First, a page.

The president said in October that he was "trying to figure out a matrix that says things are getting better" in Iraq. Here's a number he might want to consider: According to the latest United Nations count, 3,709 Iraqi civilians were killed in his war in October.
That's the highest number of civilian casualties in any month of the war so far, and it's a staggering number when you consider that Iraq's population is less than one-tenth that of the United States'. If the death toll were equalized for population, it would be as if more than 42,000 U.S. civilians had been killed in the war last month.
An Iraqi government spokesman told the Associated Press that the U.N. number was "inaccurate and exaggerated" because "it is not based on official government reports." Pressed to explain what an "official government report" would show, the spokesman said that one is "not available yet, but it will be published later."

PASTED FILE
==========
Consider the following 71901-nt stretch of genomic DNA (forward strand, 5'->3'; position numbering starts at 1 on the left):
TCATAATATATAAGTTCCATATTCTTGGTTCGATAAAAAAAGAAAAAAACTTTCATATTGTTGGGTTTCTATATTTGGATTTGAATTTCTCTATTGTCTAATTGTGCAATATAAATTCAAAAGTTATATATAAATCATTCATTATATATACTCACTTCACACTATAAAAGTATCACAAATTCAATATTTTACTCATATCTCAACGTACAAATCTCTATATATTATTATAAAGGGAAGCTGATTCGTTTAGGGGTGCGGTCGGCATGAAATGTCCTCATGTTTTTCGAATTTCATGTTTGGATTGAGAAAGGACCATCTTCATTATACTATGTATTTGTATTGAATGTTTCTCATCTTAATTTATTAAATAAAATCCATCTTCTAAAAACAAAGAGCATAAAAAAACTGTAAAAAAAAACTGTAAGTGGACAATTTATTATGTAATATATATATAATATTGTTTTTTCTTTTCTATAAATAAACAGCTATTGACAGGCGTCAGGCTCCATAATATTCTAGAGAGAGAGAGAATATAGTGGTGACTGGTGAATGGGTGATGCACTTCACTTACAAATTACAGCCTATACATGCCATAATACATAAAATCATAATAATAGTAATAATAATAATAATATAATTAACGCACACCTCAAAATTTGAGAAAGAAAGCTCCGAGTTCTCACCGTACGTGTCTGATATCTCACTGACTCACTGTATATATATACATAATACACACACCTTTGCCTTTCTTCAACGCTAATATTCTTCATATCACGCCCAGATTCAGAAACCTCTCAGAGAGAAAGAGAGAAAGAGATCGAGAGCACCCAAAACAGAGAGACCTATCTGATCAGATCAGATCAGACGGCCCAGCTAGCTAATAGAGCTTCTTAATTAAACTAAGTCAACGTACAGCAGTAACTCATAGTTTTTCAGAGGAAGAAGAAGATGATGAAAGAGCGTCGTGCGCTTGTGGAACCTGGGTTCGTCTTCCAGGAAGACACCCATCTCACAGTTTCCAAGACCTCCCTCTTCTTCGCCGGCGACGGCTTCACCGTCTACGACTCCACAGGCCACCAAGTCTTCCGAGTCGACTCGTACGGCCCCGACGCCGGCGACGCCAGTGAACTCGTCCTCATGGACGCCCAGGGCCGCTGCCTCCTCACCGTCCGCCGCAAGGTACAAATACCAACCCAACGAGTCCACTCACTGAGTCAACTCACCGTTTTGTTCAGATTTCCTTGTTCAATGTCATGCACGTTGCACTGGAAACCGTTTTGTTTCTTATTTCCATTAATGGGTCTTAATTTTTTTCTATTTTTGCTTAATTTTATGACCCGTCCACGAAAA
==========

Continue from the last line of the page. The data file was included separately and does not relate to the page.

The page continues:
If the president still needs a matrix or a metric or whatever, perhaps he could spend Thanksgiving simply reading the list of ways that Iraqis are dying in his war now. "Hundreds of bodies continued to appear in different areas of Baghdad handcuffed, blindfolded and bearing signs of torture and execution-style killing," the U.N. report says. "Many witnesses reported that perpetrators wear militia attire and even police or army uniforms." Sectarian violence is the primary killer, but the AP says Iraqis "also continue to be the victims of terrorist acts, roadside bombs, drive-by shootings, cross fire between rival gangs or between police and insurgents, kidnappings, military operations, crime and police abuse."
One more metric for the president: In a poll taken in September, 61 percent of Iraqis said they support attacks on U.S. troops. Seventy-one percent want U.S. forces out of their country within a year, and more than half of those want them gone within the next six months.